Pandemic stimulus payments also available retroactively
Foster youth have a one-time-only opportunity this year to cash in on a tax benefit of up to $1,500. They can also reap any unclaimed stimulus benefits if they file, meaning eligible youth could receive up to $4,700 — and significantly more if they are raising children.
As part of the American Rescue Plan, which provided $1.9 trillion in coronavirus pandemic relief funding, President Joe Biden authorized a temporary expansion of the Earned Income Tax Credit (EITC) to include former foster youth who are 18 and older and living on their own.
The poverty-reducing benefit is typically only available to low-income working adults who are 25 or older, or to parents of any age.
Anna Johnson, who runs a tax assistance program with the California nonprofit John Burton Advocates for Youth, known as JBAY, said the way the EITC was set up previously disadvantaged former foster youth. Johnson and others are advocating for the one-time expansion to become permanent.
“Older adults or families claiming youth as dependents could get a tax break,” Johnson said. “But when you’re providing for yourself, you don’t have supportive family, you just get nothing.”
This year, under the time-limited expansion, young adults are eligible if they are older than 18 and spent time in foster care since at least age 14. Those who were homeless in any taxable year, and parents filing as head of household with a child living with them are also eligible.
To receive the benefit, foster youth must have a Social Security number, can’t be claimed as a dependent on anyone else’s taxes and must have an “earned income” of at least $1. Extended foster care payments or unemployment benefits do not qualify as earned income.
Working young adults ages 19 to 25 are also eligible this year, even if they haven’t experienced foster care or homelessness, as long as they meet the other requirements.
This tax break, which is designed to boost low- and middle-income households, is a “phase out” credit with an earnings cap. This means that you must make under a certain amount to qualify for the credit, and the higher your income is up to that threshold, the less cash back you can receive.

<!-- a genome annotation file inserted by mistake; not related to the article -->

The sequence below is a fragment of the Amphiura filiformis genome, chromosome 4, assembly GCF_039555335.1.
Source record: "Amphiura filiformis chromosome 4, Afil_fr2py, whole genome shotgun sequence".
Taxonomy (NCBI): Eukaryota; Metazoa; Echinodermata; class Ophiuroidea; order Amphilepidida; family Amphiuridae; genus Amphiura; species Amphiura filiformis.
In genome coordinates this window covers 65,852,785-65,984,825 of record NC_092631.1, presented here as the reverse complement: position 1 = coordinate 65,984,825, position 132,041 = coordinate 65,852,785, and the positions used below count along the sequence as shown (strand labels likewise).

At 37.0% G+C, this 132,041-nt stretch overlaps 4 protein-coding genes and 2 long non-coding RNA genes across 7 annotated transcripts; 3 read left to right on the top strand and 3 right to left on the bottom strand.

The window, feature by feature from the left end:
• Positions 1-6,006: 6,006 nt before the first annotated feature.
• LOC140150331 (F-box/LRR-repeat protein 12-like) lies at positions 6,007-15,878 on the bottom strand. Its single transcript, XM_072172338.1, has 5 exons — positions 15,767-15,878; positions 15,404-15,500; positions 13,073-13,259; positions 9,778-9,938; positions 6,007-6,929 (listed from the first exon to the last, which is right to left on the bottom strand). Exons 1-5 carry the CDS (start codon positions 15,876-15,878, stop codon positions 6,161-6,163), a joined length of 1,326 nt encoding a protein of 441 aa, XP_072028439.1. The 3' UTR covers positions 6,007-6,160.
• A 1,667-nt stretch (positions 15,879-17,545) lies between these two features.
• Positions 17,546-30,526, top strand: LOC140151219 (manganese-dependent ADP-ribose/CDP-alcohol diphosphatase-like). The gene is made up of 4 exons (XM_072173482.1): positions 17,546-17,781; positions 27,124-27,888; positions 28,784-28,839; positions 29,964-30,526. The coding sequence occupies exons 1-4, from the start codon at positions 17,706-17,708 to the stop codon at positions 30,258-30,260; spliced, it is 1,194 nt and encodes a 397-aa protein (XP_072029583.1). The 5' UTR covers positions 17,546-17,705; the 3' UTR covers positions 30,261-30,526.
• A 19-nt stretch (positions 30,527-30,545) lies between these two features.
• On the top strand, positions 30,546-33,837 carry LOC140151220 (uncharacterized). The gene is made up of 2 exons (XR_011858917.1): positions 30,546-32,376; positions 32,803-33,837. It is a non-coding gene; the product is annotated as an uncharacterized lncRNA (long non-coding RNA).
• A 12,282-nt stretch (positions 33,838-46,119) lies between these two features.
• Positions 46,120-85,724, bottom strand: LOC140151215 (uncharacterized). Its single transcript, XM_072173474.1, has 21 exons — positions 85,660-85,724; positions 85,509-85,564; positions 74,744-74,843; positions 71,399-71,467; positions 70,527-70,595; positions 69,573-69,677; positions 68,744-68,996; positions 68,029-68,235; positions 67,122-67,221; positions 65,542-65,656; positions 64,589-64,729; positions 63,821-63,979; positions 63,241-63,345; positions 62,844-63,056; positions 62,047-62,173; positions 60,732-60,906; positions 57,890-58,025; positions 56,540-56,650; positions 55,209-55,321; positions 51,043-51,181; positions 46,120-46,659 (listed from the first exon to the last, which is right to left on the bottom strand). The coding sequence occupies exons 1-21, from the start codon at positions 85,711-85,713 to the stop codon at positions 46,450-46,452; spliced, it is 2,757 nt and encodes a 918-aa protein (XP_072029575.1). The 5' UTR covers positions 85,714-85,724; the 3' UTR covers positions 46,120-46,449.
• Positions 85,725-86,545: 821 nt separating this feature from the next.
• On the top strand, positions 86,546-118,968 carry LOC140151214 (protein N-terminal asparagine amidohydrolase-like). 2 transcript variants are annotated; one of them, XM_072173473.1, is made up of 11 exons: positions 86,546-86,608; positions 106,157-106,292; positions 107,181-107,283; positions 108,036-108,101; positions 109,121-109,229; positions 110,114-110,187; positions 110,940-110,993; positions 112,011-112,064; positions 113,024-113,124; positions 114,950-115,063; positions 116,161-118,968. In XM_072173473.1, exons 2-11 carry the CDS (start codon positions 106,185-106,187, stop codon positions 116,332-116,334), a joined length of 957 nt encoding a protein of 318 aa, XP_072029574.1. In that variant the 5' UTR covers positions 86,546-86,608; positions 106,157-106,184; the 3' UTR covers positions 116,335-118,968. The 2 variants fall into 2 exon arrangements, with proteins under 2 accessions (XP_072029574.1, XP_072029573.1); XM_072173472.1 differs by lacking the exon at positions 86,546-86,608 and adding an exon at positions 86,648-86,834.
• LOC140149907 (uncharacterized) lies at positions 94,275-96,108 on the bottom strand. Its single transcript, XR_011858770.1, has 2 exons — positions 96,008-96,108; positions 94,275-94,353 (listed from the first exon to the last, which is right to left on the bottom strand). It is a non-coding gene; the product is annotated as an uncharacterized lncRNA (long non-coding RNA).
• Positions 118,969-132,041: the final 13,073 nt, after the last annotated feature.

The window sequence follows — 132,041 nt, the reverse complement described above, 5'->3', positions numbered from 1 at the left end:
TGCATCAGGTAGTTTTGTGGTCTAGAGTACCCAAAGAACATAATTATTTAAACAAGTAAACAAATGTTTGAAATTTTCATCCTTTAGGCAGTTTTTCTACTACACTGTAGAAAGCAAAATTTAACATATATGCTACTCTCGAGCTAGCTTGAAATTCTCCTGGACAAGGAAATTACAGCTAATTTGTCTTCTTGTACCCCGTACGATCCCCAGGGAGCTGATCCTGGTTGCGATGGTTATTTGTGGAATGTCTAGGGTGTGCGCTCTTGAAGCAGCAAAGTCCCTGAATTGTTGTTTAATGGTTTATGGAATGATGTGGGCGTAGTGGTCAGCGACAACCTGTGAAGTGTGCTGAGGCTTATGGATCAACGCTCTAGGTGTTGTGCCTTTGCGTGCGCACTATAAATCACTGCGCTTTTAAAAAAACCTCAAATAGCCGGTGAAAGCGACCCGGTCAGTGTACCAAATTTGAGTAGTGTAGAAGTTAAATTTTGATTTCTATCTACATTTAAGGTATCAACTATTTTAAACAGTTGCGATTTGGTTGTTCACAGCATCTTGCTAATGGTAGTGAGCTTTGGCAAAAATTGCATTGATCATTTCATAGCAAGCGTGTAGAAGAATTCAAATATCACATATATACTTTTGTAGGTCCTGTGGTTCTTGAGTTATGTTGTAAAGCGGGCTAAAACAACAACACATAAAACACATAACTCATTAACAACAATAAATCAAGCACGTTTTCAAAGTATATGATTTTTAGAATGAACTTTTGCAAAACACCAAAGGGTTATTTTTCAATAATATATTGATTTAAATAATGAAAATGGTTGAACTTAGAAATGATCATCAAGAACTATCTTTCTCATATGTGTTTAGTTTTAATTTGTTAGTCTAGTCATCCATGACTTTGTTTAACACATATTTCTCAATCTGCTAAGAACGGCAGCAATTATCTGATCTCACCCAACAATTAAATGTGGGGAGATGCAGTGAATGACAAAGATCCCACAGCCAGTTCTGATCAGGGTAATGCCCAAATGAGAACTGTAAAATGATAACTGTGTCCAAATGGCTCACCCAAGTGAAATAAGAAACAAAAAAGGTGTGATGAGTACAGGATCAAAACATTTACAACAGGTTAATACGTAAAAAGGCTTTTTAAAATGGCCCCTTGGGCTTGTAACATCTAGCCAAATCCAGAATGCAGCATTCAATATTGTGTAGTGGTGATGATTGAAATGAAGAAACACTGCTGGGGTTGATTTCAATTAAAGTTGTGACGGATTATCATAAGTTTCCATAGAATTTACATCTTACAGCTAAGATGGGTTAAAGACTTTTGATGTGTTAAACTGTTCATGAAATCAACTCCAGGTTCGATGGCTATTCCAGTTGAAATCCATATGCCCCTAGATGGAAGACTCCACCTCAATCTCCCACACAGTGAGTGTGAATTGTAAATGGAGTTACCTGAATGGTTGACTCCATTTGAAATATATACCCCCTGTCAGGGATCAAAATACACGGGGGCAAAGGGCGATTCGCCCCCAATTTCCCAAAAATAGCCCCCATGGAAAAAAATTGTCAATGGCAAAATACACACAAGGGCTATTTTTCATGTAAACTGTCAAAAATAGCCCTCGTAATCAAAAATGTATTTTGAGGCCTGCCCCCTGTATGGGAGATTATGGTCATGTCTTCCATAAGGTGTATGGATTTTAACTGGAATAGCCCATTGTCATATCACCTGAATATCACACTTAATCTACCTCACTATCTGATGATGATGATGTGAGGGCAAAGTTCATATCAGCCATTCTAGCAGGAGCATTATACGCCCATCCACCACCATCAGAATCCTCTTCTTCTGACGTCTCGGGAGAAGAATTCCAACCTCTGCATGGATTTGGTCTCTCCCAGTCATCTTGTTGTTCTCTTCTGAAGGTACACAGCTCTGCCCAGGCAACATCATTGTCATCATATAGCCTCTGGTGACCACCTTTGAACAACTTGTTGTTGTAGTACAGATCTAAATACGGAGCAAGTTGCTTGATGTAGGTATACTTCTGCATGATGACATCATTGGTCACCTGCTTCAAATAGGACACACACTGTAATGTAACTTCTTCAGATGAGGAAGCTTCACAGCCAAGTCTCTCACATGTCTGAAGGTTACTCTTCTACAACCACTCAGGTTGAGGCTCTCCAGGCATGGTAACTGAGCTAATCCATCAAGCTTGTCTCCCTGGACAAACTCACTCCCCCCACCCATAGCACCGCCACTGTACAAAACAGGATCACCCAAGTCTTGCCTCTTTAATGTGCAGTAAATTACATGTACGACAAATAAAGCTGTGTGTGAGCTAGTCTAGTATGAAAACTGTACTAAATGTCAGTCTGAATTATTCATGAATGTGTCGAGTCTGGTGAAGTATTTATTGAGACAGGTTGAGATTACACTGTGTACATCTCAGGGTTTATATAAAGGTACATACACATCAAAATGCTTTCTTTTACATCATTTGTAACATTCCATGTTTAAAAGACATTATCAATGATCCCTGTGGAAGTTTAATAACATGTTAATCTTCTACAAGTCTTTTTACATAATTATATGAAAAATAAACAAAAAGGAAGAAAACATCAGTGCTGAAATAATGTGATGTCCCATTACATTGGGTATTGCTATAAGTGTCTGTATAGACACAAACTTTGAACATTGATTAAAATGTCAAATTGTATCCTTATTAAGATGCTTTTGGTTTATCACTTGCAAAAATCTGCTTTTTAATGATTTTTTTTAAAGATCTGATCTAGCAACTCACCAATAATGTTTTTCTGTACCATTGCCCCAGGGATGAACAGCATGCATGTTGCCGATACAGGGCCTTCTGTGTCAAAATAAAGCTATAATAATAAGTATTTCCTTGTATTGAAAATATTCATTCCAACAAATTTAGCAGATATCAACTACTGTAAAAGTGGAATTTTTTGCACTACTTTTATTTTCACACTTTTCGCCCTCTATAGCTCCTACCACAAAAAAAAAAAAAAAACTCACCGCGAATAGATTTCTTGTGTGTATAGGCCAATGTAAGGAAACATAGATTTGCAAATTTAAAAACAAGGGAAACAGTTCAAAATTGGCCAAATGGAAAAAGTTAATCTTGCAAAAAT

For single, childless adults, the maximum income is roughly $21,000. For parents, it ranges from $42,158 to $51,464, depending on the number of children in the home.
The EITC amount is also based on how many children live in the home. For those with no children in their care, the maximum cash back allotment is $1,502; for those with kids it can go as high as $6,728.
Another incentive for former foster youth to file — even if they have no earned income for the tax year — is to recoup pandemic stimulus payments that they may have missed out on. Stimulus checks were distributed only to tax filers, so those who haven’t historically filed their taxes likely did not receive the relief payments. If youth file their 2020 and 2021 taxes this year, they can get any of the three stimulus payments they haven’t already received. Those payments could total $3,200 or more if they have children.
Parenting former foster youth can also still claim the Child Tax Credit, which is $3,600 per child aged 5 or younger, and $3,000 for each older child.
Youth do not need to have any earned income to receive either the pandemic stimulus payments or the Child Tax Credit, so it’s in their interest to file taxes this year even if they don’t meet the income threshold that requires them to do so.
Johnson said that while the potential benefit to filing taxes is huge this year for former foster youth, finding free filing assistance is key to ensuring the money doesn’t end up depleted by costly tax preparation services.
JBAY has compiled a resource guide to help young people and their advocates better understand the available benefits and how to access them. A California-specific guide is also available in both English and Spanish. The guides outline eligibility requirements for each benefit, offer a checklist of documents youth need to file, explain which public benefits are taxable, and provide links to free tax-filing resources.
For youth in California, JBAY operates free tax filing sites in six counties. Elsewhere across the country, people can use this locator tool to find federally funded Volunteer Income Tax Assistance sites. The deadline to file taxes or request an extension is April 18.